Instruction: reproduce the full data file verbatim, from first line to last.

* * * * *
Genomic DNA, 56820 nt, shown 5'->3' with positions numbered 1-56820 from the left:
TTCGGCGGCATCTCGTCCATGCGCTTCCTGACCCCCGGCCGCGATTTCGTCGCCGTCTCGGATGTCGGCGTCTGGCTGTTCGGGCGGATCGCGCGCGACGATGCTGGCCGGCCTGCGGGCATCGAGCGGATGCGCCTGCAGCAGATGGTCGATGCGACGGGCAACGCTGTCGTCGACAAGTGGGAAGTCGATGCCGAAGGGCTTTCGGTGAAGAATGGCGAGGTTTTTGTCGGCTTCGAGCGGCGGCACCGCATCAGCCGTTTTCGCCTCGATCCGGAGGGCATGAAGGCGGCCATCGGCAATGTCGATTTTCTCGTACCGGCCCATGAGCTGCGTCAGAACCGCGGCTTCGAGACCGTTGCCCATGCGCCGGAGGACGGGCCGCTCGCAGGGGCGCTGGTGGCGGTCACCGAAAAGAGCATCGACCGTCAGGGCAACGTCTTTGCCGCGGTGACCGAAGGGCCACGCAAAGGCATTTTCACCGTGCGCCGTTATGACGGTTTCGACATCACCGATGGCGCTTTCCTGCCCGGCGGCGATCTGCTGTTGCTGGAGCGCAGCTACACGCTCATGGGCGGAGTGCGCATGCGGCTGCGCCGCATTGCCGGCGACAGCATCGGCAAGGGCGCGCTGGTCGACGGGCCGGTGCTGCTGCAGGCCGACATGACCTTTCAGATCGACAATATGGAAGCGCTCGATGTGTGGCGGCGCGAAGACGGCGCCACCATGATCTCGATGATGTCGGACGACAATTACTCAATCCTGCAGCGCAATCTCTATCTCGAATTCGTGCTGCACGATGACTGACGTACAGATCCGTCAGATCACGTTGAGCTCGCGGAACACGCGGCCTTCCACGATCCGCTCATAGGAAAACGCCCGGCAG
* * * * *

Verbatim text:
Genomic DNA, 56820 nt, shown 5'->3' with positions numbered 1-56820 from the left:
TTCGGCGGCATCTCGTCCATGCGCTTCCTGACCCCCGGCCGCGATTTCGTCGCCGTCTCGGATGTCGGCGTCTGGCTGTTCGGGCGGATCGCGCGCGACGATGCTGGCCGGCCTGCGGGCATCGAGCGGATGCGCCTGCAGCAGATGGTCGATGCGACGGGCAACGCTGTCGTCGACAAGTGGGAAGTCGATGCCGAAGGGCTTTCGGTGAAGAATGGCGAGGTTTTTGTCGGCTTCGAGCGGCGGCACCGCATCAGCCGTTTTCGCCTCGATCCGGAGGGCATGAAGGCGGCCATCGGCAATGTCGATTTTCTCGTACCGGCCCATGAGCTGCGTCAGAACCGCGGCTTCGAGACCGTTGCCCATGCGCCGGAGGACGGGCCGCTCGCAGGGGCGCTGGTGGCGGTCACCGAAAAGAGCATCGACCGTCAGGGCAACGTCTTTGCCGCGGTGACCGAAGGGCCACGCAAAGGCATTTTCACCGTGCGCCGTTATGACGGTTTCGACATCACCGATGGCGCTTTCCTGCCCGGCGGCGATCTGCTGTTGCTGGAGCGCAGCTACACGCTCATGGGCGGAGTGCGCATGCGGCTGCGCCGCATTGCCGGCGACAGCATCGGCAAGGGCGCGCTGGTCGACGGGCCGGTGCTGCTGCAGGCCGACATGACCTTTCAGATCGACAATATGGAAGCGCTCGATGTGTGGCGGCGCGAAGACGGCGCCACCATGATCTCGATGATGTCGGACGACAATTACTCAATCCTGCAGCGCAATCTCTATCTCGAATTCGTGCTGCACGATGACTGACGTACAGATCCGTCAGATCACGTTGAGCTCGCGGAACACGCGGCCTTCCACGATCCGCTCATAGGAAAACGCCCGGCAG